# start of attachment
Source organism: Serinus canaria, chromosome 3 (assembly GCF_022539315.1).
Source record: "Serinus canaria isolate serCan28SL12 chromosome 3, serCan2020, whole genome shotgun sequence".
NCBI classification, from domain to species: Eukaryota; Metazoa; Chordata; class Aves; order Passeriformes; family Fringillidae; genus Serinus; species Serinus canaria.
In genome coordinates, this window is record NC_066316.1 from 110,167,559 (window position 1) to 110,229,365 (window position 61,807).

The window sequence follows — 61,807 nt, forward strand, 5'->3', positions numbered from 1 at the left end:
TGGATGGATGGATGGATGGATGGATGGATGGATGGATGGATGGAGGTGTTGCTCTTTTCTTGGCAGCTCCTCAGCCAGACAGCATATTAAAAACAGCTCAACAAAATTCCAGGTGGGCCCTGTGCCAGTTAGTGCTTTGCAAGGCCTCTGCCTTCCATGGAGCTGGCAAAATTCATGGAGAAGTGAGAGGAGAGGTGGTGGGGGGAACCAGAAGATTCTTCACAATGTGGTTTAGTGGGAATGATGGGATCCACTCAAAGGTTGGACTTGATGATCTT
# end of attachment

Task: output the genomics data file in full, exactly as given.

Source organism: Serinus canaria, chromosome 3 (assembly GCF_022539315.1).
Source record: "Serinus canaria isolate serCan28SL12 chromosome 3, serCan2020, whole genome shotgun sequence".
NCBI classification, from domain to species: Eukaryota; Metazoa; Chordata; class Aves; order Passeriformes; family Fringillidae; genus Serinus; species Serinus canaria.
In genome coordinates, this window is record NC_066316.1 from 110,167,559 (window position 1) to 110,229,365 (window position 61,807).

The window sequence follows — 61,807 nt, forward strand, 5'->3', positions numbered from 1 at the left end:
TGGATGGATGGATGGATGGATGGATGGATGGATGGATGGATGGAGGTGTTGCTCTTTTCTTGGCAGCTCCTCAGCCAGACAGCATATTAAAAACAGCTCAACAAAATTCCAGGTGGGCCCTGTGCCAGTTAGTGCTTTGCAAGGCCTCTGCCTTCCATGGAGCTGGCAAAATTCATGGAGAAGTGAGAGGAGAGGTGGTGGGGGGAACCAGAAGATTCTTCACAATGTGGTTTAGTGGGAATGATGGGATCCACTCAAAGGTTGGACTTGATGATCTT